By Meron Tesfai
Summer is right around the corner! Barbecues, picnics, cookouts, and parties are some of the best ways to enjoy the weather with friends and family. However, we would like to remind you that as temperatures rise so do your chances of getting sick from contaminated food.
You may be cooking food away from a safe source of water to wash hands, food, and utensils, so it is especially important to practice safe food handling when preparing and storing foods like steak, chicken, fish and egg products.
Remember four simple rules when cooking this summer: Clean, Separate, Cook, Chill
- Wash your hands with warm soapy water for at least 20 seconds (time it by singing the happy birthday song twice) before and after handling food.
- Rinse all fresh fruits and vegetables under running water before cooking, packing, or eating.
- Clean all utensils to be used for cooking with soap and hot water.
- Do not reuse marinade that you used for raw foods on cooked foods. Always marinate in the refrigerator.
- Do not put cooked foods on the same plate as raw foods.
- Do not reuse utensils that have touched raw foods unless you are able to wash them with soap and hot water.
- Keep raw meat, seafood and chicken away from other foods and wrapped properly to keep juices from contaminating other foods.
- Use a food thermometer to make sure food is at a safe internal temperature, for info on temperature rates for various foods, click here.
- Make sure meat is fully cooked.
- Hamburger meat should be cooked to 160°F.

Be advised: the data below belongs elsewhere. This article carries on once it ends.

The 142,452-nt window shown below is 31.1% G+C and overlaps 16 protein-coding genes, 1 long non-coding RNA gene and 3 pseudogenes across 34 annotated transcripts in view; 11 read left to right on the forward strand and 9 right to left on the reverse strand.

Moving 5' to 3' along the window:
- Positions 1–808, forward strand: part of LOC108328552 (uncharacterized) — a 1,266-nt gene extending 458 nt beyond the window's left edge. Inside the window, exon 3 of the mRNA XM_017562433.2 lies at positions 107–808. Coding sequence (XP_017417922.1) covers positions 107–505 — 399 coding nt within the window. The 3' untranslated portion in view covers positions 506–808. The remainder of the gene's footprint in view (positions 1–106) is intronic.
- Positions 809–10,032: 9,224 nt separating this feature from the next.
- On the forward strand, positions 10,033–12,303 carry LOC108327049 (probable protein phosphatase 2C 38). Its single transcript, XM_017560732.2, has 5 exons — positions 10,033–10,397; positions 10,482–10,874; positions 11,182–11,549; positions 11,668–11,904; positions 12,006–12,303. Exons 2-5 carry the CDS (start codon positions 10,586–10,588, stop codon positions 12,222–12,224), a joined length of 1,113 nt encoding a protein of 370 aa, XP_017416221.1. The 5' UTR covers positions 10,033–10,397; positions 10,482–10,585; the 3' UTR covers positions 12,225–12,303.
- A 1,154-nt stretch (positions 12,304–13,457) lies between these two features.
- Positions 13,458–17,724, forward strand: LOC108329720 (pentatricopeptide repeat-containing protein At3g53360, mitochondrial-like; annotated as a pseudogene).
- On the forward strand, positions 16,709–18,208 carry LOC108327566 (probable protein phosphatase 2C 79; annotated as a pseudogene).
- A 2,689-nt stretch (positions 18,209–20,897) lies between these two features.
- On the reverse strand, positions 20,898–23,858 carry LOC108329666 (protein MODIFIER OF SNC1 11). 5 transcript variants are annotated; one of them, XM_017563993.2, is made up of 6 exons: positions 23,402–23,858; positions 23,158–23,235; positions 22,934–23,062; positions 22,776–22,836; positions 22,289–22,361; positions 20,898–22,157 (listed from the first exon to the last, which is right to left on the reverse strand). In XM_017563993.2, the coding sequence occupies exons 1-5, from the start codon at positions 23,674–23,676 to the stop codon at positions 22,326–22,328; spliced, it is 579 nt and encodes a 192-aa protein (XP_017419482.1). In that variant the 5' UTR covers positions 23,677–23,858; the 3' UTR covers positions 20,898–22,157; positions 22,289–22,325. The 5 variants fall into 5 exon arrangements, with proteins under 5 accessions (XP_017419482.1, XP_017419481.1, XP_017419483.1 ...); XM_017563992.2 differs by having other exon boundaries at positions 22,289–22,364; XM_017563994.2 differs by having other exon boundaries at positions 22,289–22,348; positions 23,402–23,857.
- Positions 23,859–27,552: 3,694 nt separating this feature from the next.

- Steaks should be 145°F for medium rare and 160°F for medium.
- Chicken should reach a temperature of 165°F.
- Fish should cook to 145°F or until it is opaque and separates easily.
- Shellfish should be closed tightly before cooking and cooked until their shells open.
- Keep hot food hot by placing it on the grill rack.
- In hot weather between 40°F- 90°F, food should not be outside for more than 2 hours.
- In weather of 90°F or more, food should never be left out for more than an hour.
- Refrigerate leftover and unused portions promptly.
- Keep your cooler full to maintain cold temperatures, keep it out of the sun and limit the number of times you open it.
- Keep cold foods cold and stored at 40°F or below to prevent the growth of bacteria.
- Foods can be placed on ice or in a shallow container set in a deep pan filled with ice.
For more information about food safety and food borne illnesses, please visit our foodborne illness information page. The site also features information on food safety in Cantonese, Haitian Creole, Spanish and Portuguese.
Have a safe and happy summer!
Meron Tesfai is a project manager in the Infectious Disease Bureau’s Education and Outreach Office. She loves to travel, enjoys being in the outdoors and hopes to go camping this summer!